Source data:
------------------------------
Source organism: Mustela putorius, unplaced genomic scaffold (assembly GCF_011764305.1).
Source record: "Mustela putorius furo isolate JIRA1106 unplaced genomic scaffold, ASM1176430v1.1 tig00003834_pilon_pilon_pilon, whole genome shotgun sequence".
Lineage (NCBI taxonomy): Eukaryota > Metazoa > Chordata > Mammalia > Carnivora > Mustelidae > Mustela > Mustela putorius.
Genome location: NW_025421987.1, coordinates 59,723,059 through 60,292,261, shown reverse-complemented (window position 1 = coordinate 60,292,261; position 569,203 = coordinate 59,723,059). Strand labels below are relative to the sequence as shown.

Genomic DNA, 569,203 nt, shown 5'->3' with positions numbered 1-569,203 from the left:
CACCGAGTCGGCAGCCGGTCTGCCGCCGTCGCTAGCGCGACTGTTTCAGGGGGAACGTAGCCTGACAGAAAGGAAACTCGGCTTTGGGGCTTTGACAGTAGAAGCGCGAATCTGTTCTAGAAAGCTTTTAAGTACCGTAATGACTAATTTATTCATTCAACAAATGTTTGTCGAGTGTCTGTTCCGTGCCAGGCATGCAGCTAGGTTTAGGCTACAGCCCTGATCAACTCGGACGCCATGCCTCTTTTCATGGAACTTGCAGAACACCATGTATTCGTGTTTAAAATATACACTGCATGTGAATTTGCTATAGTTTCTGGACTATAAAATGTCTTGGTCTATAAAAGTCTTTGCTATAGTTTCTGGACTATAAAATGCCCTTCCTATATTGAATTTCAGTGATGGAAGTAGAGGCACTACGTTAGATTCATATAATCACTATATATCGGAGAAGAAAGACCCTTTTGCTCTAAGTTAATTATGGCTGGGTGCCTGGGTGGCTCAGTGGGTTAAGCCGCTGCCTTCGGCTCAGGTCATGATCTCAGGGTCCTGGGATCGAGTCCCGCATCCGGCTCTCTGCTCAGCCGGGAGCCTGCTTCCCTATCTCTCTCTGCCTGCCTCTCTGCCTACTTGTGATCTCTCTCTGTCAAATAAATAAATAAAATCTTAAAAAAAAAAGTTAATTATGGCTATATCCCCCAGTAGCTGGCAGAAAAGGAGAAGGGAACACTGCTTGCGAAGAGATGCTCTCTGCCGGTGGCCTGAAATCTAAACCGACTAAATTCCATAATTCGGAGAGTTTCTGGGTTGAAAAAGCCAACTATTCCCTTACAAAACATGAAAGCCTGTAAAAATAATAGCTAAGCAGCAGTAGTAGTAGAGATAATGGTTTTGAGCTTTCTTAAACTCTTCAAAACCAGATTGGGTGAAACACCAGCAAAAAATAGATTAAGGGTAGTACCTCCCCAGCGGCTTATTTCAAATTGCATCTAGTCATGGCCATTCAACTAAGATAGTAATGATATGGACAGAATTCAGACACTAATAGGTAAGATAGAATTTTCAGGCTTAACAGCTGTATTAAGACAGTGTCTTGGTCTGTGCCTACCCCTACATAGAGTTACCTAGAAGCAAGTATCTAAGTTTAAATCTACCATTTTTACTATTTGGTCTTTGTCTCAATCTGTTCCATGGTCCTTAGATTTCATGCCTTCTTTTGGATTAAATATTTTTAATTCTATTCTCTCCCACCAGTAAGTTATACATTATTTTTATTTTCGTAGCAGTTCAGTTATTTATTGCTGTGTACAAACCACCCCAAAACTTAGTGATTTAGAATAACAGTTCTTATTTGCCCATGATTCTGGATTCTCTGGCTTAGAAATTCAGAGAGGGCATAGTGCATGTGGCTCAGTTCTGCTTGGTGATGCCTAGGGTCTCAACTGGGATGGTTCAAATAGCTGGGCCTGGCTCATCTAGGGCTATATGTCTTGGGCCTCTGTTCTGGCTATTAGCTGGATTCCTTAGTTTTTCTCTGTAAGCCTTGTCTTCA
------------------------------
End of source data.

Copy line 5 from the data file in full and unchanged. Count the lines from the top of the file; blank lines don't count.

Genomic DNA, 569,203 nt, shown 5'->3' with positions numbered 1-569,203 from the left: